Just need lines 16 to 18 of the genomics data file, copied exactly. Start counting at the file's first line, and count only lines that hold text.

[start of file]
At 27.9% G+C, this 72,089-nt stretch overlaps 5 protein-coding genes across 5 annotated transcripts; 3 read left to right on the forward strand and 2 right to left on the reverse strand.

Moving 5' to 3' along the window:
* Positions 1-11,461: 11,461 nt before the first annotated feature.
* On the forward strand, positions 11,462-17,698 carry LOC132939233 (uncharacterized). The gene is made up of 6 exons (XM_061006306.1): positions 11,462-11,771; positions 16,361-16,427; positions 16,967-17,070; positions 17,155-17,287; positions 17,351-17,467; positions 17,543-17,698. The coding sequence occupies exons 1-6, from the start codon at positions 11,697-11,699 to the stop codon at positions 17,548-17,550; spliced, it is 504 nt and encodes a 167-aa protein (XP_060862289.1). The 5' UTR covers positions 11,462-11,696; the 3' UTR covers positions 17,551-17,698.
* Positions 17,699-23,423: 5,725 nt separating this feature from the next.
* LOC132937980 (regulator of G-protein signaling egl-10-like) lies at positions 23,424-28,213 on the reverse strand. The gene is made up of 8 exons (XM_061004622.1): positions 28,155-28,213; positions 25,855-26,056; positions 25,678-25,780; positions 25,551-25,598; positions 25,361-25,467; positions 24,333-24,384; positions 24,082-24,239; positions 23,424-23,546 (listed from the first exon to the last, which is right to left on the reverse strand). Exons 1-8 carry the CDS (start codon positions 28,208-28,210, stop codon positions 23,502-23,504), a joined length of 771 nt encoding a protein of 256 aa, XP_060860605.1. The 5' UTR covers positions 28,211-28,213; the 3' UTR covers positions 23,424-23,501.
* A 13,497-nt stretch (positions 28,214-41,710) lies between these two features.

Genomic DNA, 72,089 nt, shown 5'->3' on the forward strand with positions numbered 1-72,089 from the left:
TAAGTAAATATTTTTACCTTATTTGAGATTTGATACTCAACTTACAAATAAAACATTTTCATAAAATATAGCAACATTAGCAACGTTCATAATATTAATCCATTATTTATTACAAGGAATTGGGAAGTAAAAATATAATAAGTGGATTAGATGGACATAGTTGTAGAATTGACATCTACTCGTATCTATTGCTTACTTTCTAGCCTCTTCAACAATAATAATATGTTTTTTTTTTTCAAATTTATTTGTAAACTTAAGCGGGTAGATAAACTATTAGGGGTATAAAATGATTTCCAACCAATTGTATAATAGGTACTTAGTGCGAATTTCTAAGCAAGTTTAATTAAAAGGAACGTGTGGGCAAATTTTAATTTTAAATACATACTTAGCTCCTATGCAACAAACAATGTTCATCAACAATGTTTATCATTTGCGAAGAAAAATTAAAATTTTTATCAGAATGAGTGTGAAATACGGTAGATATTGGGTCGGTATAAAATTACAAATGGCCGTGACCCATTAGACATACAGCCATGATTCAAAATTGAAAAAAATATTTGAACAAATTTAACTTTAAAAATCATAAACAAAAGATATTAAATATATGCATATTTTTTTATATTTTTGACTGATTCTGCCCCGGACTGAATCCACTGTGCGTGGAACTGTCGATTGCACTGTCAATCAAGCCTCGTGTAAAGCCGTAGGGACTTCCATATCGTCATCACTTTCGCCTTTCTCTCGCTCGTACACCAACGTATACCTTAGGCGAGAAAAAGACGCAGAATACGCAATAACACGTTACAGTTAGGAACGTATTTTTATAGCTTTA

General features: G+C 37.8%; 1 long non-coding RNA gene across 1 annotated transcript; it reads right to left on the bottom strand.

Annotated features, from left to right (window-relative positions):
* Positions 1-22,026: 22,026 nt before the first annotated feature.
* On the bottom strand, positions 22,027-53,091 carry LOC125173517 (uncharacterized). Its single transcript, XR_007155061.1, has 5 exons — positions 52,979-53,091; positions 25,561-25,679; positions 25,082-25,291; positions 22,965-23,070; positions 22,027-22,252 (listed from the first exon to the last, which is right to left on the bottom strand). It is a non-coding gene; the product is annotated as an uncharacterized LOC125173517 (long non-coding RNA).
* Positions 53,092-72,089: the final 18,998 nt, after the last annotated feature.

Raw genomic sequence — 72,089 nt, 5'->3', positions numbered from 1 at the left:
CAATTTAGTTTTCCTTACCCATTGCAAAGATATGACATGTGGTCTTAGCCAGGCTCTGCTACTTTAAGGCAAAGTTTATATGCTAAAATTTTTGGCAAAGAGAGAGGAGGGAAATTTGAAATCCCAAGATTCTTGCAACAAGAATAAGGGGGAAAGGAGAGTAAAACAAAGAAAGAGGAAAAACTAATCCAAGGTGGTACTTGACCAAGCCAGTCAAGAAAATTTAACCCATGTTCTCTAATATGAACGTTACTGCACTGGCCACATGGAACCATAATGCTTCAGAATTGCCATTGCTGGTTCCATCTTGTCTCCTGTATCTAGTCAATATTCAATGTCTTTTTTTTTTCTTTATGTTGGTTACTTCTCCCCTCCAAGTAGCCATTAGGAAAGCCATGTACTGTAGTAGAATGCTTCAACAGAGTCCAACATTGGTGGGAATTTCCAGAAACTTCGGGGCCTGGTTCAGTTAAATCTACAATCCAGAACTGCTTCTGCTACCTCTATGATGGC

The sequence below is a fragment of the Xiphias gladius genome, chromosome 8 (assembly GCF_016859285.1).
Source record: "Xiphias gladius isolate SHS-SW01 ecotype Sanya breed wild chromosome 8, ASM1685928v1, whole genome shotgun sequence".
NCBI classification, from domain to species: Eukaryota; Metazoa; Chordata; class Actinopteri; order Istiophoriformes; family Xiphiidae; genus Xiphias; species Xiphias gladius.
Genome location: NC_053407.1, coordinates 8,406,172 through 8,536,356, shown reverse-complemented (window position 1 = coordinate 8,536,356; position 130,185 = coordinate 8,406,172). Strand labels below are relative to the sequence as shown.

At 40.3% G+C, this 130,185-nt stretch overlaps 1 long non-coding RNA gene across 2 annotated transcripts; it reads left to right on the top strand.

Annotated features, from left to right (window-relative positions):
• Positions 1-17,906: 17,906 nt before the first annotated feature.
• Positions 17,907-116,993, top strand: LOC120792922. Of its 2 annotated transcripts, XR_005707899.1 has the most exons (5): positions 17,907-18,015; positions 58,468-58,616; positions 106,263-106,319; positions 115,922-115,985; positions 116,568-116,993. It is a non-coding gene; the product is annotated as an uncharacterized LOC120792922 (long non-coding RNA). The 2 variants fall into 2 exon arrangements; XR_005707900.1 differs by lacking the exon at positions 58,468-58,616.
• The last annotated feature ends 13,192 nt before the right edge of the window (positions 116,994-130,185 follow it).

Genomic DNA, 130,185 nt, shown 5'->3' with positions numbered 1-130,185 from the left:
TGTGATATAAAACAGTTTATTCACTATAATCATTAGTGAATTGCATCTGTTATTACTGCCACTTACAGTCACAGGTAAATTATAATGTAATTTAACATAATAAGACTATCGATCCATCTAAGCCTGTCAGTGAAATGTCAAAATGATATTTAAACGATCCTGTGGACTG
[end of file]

CAATTTAGTTTTCCTTACCCATTGCAAAGATATGACATGTGGTCTTAGCCAGGCTCTGCTACTTTAAGGCAAAGTTTATATGCTAAAATTTTTGGCAAAGAGAGAGGAGGGAAATTTGAAATCCCAAGATTCTTGCAACAAGAATAAGGGGGAAAGGAGAGTAAAACAAAGAAAGAGGAAAAACTAATCCAAGGTGGTACTTGACCAAGCCAGTCAAGAAAATTTAACCCATGTTCTCTAATATGAACGTTACTGCACTGGCCACATGGAACCATAATGCTTCAGAATTGCCATTGCTGGTTCCATCTTGTCTCCTGTATCTAGTCAATATTCAATGTCTTTTTTTTTTCTTTATGTTGGTTACTTCTCCCCTCCAAGTAGCCATTAGGAAAGCCATGTACTGTAGTAGAATGCTTCAACAGAGTCCAACATTGGTGGGAATTTCCAGAAACTTCGGGGCCTGGTTCAGTTAAATCTACAATCCAGAACTGCTTCTGCTACCTCTATGATGGC

The sequence below is a fragment of the Xiphias gladius genome, chromosome 8 (assembly GCF_016859285.1).
Source record: "Xiphias gladius isolate SHS-SW01 ecotype Sanya breed wild chromosome 8, ASM1685928v1, whole genome shotgun sequence".